David Bourget (Western Ontario)
David Chalmers (ANU, NYU)
Rafael De Clercq
Jack Alan Reynolds
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Phenomenology and the Cognitive Sciences 1 (3):235-254 (2002)
Emotions, I will argue, involve two kinds of feeling: bodily feeling and feeling towards. Both are intentional, in the sense of being directed towards an object. Bodily feelings are directed towards the condition of one's body, although they can reveal truths about the world beyond the bounds of one's body – that, for example, there is something dangerous nearby. Feelings towards are directed towards the object of the emotion – a thing or a person, a state of affairs, an action or an event; such emotional feelings involve a special way of thinking of the object of the emotion, and I draw an analogy with Frank Jackson's well-known knowledge argument to show this. Finally, I try to show that, even if materialism is true, the phenomenology of emotional feelings, as described from a personal perspective, cannot be captured using only the theoretical concepts available for the impersonal stance of the sciences.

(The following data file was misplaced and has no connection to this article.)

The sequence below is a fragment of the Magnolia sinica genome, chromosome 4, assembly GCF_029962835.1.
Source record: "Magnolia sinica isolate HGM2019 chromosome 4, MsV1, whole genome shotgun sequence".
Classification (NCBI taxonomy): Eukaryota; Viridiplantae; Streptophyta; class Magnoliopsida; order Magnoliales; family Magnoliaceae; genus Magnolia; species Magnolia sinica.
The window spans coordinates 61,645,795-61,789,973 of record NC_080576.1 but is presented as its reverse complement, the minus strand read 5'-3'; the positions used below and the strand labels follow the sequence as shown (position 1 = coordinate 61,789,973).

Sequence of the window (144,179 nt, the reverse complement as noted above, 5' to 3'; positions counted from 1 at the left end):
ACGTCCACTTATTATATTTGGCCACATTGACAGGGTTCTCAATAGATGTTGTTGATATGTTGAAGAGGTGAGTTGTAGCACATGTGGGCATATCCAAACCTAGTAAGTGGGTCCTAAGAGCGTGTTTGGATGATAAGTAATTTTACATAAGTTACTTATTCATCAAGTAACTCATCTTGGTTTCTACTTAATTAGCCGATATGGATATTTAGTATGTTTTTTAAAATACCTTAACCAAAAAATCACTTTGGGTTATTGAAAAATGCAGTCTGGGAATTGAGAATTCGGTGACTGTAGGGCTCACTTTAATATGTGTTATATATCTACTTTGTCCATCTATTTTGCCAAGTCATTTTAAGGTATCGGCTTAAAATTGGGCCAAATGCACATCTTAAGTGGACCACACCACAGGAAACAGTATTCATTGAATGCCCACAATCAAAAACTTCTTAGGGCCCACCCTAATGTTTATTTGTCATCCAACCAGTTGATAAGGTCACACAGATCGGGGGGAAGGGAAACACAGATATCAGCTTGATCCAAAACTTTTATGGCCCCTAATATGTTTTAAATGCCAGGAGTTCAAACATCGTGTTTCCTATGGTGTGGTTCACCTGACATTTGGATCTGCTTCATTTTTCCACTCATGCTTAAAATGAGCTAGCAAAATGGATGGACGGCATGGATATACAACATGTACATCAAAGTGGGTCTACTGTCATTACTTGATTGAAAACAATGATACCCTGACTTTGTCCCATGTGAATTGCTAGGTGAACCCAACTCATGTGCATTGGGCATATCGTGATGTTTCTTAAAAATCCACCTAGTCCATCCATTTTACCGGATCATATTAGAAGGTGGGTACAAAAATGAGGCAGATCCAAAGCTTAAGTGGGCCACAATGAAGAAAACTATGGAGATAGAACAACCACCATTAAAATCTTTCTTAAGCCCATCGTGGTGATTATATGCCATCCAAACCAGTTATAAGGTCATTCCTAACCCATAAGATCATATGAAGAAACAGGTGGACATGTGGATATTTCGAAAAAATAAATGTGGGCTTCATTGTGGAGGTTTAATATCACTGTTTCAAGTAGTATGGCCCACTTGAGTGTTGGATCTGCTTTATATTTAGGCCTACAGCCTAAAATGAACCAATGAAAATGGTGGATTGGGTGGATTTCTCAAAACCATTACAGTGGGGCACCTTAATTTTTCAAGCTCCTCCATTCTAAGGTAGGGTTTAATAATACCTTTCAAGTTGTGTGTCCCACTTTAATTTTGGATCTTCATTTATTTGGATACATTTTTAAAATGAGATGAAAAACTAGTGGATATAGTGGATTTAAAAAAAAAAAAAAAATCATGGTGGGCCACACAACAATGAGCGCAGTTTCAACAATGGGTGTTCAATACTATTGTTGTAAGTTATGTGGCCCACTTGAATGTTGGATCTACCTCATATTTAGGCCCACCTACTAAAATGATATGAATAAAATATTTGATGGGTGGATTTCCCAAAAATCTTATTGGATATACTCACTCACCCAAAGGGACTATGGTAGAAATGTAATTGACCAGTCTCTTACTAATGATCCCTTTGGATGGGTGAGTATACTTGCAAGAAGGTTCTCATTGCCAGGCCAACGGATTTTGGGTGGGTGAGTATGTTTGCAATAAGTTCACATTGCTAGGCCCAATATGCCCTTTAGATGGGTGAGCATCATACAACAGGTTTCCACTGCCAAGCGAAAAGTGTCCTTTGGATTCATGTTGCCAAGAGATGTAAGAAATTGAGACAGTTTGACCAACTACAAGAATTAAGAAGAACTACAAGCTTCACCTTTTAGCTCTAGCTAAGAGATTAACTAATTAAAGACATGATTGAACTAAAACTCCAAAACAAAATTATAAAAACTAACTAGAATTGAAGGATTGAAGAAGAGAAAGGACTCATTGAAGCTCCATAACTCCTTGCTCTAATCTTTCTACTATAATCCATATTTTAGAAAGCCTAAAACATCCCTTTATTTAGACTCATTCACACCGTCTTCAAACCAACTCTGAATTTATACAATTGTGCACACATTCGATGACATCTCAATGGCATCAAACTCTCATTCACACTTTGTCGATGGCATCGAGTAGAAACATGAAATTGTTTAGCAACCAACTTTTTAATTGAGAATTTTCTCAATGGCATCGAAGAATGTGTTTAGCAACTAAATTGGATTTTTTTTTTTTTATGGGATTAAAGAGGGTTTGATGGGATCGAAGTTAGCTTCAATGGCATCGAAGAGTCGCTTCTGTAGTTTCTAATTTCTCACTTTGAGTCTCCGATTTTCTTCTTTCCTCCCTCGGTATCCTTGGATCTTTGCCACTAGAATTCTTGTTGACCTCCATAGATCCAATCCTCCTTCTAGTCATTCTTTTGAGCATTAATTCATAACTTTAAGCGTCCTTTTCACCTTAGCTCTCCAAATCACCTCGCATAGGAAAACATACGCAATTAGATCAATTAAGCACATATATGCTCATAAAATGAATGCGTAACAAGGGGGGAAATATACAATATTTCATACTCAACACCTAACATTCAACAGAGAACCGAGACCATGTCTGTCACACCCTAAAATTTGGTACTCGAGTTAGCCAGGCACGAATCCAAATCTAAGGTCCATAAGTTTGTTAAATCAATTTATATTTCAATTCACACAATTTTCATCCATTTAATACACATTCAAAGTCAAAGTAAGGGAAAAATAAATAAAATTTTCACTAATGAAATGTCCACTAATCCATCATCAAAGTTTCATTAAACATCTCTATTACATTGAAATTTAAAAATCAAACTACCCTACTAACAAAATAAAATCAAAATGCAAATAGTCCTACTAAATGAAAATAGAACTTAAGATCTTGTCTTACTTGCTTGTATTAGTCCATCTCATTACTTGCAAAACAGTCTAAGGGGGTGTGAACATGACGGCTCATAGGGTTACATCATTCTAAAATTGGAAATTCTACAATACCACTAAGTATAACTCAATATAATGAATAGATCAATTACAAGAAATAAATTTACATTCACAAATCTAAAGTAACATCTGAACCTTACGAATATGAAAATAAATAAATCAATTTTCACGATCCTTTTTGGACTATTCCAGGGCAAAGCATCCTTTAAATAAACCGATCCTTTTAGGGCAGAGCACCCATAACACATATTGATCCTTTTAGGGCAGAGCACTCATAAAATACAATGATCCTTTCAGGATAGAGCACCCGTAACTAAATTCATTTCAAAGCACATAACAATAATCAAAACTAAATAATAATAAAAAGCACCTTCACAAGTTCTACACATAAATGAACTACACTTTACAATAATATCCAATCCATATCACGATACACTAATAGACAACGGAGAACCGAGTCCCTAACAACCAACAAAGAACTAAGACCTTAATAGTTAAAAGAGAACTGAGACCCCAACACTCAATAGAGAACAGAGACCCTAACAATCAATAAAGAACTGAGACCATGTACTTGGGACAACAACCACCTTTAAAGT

|Keywords||Philosophy Phenomenology Philosophy of Mind Artificial Intelligence Interdisciplinary Studies Developmental Psychology|
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Citations of this work BETA
Uriah Kriegel (2012). Towards a New Feeling Theory of Emotion. European Journal of Philosophy (3):420-442.
Dustin Stokes (2009). Aesthetics and Cognitive Science. Philosophy Compass 4 (5):715-733.
Angela Mendelovici (2013). Intentionalism About Moods. Thought: A Journal of Philosophy 2 (1):126-136.
Luca Barlassina & Albert Newen (2014). The Role of Bodily Perception in Emotion: In Defense of an Impure Somatic Theory. Philosophy and Phenomenological Research 89 (3):637-678.
Mikko Salmela (2011). Can Emotion Be Modelled on Perception? Dialectica 65 (1):1-29.
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